Diet of a Squid

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Ranging in size from less than 1 inch long to more than 45 feet from tip to tip, squids are adaptable creatures and opportunistic feeders. Whether they cling to sea grass in shallow bays and inlets or patrol the ocean's darkest depths, squids are intelligent, stealthy hunters that feed on other ocean dwellers.

Squid Are Carnivores

Squids most commonly eat fish, crustaceans and other squids. Even the world's smallest squid is a predator, the southern pygmy squid (Idiosepius notoides). The females of this species grow to about 1 inch long, and males are about 3/4 inch. On the opposite end of the size spectrum is the giant squid (Architeuthis dux), the largest invertebrate in the world. Females grow as long as 45 feet and males about 33 feet. Claims of squids as long as 60 feet long have not been substantiated. Scientists know for sure that giant squids feed on other squids and large fish that swim alongside them in the ocean's depths. Information about the giant squid diet comes from the stomach contents of the only two intact specimens researchers have found to date.

How Squids Eat

Squids use their tentacles to catch other animals. The tentacular clubs at the end of their tentacles are covered with sharp suckers that latch onto prey. Once a squid has nabbed its quarry, it holds the animal captive with these clubs and its suction-cup-lined arms. With its hapless victim immobilized, the squid draws the animal toward the pinnacle of its limbs, where its mouth is. A squid's mouth resembles a parrot's beak -- sharp, curved, chitinous, and pointed -- which it uses to nip off chunks of the prey sized for swallowing. Inside the squid's mouth is a radula, a tonguelike organ covered in rows of tiny grinding teeth, that helps the squid further break down its food. The squid needs to take its meals in pieces because the esophagus actually passes through the squid's brain within the head.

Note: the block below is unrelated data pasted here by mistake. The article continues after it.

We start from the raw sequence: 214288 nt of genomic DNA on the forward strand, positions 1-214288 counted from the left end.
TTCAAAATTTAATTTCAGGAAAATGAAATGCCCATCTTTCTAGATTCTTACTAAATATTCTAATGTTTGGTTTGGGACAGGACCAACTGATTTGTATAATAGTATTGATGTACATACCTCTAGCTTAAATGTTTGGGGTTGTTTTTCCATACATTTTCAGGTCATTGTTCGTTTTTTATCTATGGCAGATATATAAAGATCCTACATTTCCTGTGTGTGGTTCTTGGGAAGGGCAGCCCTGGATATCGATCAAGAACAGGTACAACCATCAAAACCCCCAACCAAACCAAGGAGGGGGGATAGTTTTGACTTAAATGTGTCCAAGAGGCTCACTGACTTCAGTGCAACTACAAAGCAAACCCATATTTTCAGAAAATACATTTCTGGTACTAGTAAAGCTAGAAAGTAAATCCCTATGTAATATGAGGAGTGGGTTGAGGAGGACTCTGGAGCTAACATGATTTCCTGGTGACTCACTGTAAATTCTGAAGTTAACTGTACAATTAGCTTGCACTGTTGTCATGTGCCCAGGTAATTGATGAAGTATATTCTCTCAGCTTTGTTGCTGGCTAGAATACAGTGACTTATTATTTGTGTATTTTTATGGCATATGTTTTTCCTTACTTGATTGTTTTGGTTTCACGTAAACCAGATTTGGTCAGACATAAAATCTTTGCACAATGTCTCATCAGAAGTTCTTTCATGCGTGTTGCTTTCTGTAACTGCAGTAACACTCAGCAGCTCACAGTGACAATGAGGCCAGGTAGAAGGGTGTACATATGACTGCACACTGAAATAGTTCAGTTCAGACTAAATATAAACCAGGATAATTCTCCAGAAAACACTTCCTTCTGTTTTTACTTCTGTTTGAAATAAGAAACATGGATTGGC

Squid Hunting Styles

Some squids, like the Humboldt squid (Dosidicus gigas), are nocturnal hunters. Humboldt squids communicate with each other while they hunt, using their chromatophores to flash light and change color. In a feeding frenzy, squids can wrap their arms backward around their heads to approach their prey mouth-first. Other squid take a more clinical approach to killing. The pygmy squid sticks itself to a blade of sea grass until a tasty-looking shrimp swims by. In an instant, the squid snaps out its tentacles, seizing the shrimp and breaking its nerve cord, immobilizing the animal so dinner can be served.

Exception to the Rule -- The Vampire Squid

The size of a football with red skin, huge blue eyes and webbed arms, the vampire squid (Vampyroteuthis infernalis) is a menacing-looking creature. Researchers couldn't figure out what it ate for years. Observation of live specimens determined that, despite its threatening appearance, the vampire squid is a docile creature, dwelling in the darkest depths of the ocean and feeding on tiny aquatic debris. The vampire squid is a detritivore that uses its sticky, super-thin tentacles to gather particles called ocean snow: detritus, slime, and remnants of dead animals that sink down from shallower layers of the sea. The squid eats the debris off its tentacles shish-kebab-style.

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    Madeline Masters works as a dog walker and professional writer. In the past she has worked as a fitness columnist, fundraising copywriter and news reporter. Masters won two Pennsylvania Newspaper Association Awards in 2009. She graduated from Elizabethtown College with a Bachelor of Arts in English.